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|Articles - May 2013|
|Monday, April 29, 2013|
BY LINDA BAKER
Does the world really need another social network? If it’s a network that focuses on the social good, doesn’t bombard users with ads, and allows people to start and host their own networks, the answer is a resounding “yes,” says Russell Okamoto, CEO of Portland startup Celly. Founded in 2011, the company lets organizations, groups and individuals create “cells”: free, text messaging-based mobile social networks for group communication. So far government agencies, schools and nonprofits have taken advantage of the service. Teachers use Celly for student assessment, while groups such as Doctors Without Borders are interested in tapping the mobile network to collect health information from rural populations. In lieu of onsite advertising — “We don’t believe people want to be spammed,” Okamoto says — Celly aims to monetize by selling enterprise subscriptions. How will the company succeed in an industry fraught with competition? The days of centralized social networking sites such as Twitter and Facebook are numbered, Okamoto responds. “That’s all going to go away, and there will be a new reality where people want to own data, host it on their own machines and selectively talk to each other,” he says. Not that there aren’t challenges ahead. “We’re up against some of the richest, most powerful companies in the world,” Okamoto acknowledges. “You could say we’re foolish or we have a winning strategy.”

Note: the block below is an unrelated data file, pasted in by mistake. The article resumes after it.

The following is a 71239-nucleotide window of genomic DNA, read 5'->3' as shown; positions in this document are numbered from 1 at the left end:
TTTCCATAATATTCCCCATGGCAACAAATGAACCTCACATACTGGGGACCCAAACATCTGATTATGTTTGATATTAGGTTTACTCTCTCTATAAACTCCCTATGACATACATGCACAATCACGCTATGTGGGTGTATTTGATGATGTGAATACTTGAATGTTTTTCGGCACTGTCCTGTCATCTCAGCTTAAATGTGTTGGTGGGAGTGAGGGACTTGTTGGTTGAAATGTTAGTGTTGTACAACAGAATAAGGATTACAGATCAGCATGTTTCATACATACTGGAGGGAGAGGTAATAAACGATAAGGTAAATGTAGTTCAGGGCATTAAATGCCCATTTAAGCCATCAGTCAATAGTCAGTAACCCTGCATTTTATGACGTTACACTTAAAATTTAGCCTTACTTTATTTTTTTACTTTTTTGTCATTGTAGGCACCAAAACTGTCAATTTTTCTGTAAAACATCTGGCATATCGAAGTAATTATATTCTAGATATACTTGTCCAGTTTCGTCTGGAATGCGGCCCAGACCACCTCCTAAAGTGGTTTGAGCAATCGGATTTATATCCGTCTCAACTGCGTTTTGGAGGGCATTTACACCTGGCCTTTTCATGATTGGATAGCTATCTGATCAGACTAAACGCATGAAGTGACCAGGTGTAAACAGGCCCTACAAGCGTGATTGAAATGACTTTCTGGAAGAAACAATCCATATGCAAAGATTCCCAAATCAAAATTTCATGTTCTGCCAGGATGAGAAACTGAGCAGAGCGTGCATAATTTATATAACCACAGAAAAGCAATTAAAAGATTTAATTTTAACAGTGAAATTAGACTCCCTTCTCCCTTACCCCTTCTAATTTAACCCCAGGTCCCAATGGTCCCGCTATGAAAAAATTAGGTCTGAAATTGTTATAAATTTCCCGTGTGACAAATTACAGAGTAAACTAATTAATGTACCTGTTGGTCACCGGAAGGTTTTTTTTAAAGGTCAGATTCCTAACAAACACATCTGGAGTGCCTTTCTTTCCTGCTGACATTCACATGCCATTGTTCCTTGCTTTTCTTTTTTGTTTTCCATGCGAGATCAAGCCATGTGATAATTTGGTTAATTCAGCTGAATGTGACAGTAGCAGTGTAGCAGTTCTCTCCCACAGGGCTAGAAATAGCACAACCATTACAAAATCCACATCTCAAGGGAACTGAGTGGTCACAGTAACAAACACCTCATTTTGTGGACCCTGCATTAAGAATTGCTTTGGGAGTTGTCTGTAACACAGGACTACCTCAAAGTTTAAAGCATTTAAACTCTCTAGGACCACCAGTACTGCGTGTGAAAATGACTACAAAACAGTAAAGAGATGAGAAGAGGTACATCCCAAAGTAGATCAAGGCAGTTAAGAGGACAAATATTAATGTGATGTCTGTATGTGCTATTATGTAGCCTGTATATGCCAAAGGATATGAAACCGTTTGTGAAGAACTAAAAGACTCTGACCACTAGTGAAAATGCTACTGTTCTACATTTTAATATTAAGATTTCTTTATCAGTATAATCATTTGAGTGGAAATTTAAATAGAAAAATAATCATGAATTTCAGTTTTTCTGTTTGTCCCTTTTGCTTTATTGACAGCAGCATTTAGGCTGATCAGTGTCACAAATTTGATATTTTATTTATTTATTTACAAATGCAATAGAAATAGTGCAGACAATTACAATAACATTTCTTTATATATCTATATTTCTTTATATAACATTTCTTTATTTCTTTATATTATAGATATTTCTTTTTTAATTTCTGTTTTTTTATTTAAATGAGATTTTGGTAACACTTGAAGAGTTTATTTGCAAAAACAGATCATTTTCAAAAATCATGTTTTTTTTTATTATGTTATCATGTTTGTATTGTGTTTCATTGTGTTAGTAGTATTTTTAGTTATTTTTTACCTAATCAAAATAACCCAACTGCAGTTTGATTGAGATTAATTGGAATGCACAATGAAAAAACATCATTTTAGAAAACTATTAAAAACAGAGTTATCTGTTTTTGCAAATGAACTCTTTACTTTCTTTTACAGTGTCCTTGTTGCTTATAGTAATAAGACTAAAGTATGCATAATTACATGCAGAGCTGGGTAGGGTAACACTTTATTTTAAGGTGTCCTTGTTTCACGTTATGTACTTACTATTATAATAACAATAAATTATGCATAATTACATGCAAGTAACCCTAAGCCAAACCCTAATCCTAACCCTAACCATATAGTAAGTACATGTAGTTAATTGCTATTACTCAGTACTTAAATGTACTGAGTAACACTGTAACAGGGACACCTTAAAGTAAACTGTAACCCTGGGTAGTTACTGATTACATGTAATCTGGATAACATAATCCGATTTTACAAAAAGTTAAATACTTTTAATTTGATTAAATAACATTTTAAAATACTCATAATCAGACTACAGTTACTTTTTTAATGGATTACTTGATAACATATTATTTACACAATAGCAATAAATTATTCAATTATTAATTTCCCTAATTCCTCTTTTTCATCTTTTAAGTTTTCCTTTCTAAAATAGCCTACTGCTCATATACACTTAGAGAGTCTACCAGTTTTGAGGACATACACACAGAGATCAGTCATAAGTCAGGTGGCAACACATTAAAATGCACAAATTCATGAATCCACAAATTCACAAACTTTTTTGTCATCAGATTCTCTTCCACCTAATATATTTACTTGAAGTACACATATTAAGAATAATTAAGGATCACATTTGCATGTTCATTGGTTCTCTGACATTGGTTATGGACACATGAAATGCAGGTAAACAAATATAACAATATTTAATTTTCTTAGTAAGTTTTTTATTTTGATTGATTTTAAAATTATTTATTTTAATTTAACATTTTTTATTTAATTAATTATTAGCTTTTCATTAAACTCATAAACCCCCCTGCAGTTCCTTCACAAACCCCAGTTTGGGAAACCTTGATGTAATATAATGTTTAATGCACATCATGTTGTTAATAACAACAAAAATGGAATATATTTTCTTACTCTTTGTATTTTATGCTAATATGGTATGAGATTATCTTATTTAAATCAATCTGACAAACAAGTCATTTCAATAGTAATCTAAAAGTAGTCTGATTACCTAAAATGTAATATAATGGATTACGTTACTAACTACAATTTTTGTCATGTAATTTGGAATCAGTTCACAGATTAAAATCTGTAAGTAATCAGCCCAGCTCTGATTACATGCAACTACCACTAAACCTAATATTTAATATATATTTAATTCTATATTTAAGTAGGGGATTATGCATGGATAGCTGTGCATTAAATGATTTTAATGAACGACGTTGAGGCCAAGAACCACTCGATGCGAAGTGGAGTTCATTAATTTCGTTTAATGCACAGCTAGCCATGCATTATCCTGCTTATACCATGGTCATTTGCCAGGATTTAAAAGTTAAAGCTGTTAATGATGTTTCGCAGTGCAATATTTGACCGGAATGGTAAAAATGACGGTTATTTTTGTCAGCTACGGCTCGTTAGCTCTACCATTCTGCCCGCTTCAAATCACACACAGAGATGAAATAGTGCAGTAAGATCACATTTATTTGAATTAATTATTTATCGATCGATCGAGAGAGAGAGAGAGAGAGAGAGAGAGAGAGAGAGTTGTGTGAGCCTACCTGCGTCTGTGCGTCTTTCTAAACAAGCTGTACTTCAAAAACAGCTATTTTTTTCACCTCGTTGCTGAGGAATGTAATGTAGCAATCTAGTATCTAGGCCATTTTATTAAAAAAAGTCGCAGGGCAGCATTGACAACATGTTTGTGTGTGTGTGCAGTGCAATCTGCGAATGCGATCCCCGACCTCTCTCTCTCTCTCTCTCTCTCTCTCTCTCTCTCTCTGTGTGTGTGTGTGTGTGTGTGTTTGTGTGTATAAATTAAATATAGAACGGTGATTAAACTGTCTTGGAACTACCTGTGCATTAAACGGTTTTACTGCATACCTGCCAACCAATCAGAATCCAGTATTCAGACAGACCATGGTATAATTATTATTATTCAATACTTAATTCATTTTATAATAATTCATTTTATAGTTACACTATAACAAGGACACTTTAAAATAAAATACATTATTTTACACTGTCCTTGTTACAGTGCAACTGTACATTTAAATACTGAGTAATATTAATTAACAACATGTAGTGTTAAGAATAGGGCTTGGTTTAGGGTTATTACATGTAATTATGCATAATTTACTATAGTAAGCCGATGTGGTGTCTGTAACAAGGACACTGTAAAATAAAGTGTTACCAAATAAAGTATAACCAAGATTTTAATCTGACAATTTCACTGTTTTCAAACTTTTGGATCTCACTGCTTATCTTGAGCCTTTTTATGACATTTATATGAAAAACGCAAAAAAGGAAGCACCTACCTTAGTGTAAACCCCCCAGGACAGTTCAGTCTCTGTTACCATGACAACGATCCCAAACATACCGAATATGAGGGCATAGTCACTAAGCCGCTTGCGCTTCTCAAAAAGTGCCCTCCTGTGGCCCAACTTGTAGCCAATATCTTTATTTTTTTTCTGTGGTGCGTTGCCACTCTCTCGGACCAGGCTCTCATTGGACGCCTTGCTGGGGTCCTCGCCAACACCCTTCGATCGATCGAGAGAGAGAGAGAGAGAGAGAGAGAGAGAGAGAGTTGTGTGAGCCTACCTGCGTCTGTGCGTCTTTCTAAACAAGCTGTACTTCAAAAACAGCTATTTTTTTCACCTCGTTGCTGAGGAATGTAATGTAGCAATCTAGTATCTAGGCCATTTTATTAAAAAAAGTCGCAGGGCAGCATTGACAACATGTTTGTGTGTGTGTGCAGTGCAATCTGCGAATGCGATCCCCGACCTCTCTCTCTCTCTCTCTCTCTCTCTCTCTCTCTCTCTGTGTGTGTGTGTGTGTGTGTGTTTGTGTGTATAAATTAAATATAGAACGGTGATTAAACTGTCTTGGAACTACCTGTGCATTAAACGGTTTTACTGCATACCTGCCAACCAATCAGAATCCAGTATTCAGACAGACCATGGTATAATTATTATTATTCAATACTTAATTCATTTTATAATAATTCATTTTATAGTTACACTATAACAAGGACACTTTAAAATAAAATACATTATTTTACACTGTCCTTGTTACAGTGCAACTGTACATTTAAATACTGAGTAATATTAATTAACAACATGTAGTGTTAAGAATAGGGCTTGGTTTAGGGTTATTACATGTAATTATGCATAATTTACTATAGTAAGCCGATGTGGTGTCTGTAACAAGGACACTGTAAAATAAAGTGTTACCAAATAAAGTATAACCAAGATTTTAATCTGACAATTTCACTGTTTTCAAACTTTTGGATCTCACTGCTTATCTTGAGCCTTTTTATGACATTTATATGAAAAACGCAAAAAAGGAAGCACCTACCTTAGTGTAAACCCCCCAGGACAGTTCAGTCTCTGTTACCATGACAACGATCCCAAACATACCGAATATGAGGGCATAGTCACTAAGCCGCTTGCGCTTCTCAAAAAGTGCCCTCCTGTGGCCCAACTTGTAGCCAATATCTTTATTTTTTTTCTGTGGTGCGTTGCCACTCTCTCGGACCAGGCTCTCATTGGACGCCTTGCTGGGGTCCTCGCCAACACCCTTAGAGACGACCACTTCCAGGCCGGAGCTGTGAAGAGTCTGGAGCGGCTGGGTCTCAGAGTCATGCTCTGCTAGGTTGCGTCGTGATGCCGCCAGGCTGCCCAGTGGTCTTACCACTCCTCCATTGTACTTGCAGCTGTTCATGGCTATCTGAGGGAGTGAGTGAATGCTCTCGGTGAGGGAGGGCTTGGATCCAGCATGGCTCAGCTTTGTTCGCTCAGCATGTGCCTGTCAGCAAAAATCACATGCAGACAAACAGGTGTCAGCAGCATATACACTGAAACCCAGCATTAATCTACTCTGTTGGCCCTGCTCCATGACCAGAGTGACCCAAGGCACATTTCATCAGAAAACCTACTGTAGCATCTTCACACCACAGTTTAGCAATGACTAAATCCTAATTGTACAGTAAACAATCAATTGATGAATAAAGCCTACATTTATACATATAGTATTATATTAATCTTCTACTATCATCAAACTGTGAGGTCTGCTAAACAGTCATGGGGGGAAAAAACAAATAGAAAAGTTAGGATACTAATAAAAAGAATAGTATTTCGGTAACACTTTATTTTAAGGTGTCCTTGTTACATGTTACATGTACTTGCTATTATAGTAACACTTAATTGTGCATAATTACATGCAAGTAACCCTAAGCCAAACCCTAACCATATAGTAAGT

PRODUCT: Social media platform
CEO: Russell Okamoto
GRAND AMBITIONS: “I’m a 46-year-old with a daughter who is a high school student. I’m not a 20-something trying to build frivolous Snapchat-like things. Social enterprise is woven into the DNA of our business plan. We wanted to build something game changing.”
MONEY TRAIL: Secured $1.4 million investment led by Oregon Angel Fund in February. Five employees, including co-founder Greg Passmore. “We don’t have that many paying customers yet, but we have a lot of fans.”
Friday, October 17, 2014
BY TOM COX | OB BLOGGER
How can you move from a command-and-control leadership model to one of true empowerment and accountability? David Marquet did, and he took notes along the way.
Wednesday, October 22, 2014
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Bob Dethlefs, CEO of Evanta, balances work and play.
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Well-financed outsiders from France and California are buying up vineyards and wineries in the Willamette Valley.
Tuesday, October 14, 2014
BY JONATHAN FROCHTZWAJG
A flare-up in the Elliott Forest raises questions about détente in Oregon’s timber wars.
Thursday, November 20, 2014
BY OB STAFF
Farmers, grocery stores and food processors cash in on kale.
Monday, November 10, 2014
BY KIM MOORE | OB RESEARCH EDITOR
A market for low-carbon transportation fuels has a chance to flourish in Oregon if regulators adopt the second phase of the state’s Clean Fuels Program.
Monday, October 06, 2014
BY LINDA BAKER | OB EDITOR
Intel's manufacturing way station; Merkley's attack dog; Diamond Foods gets into the innovation business.
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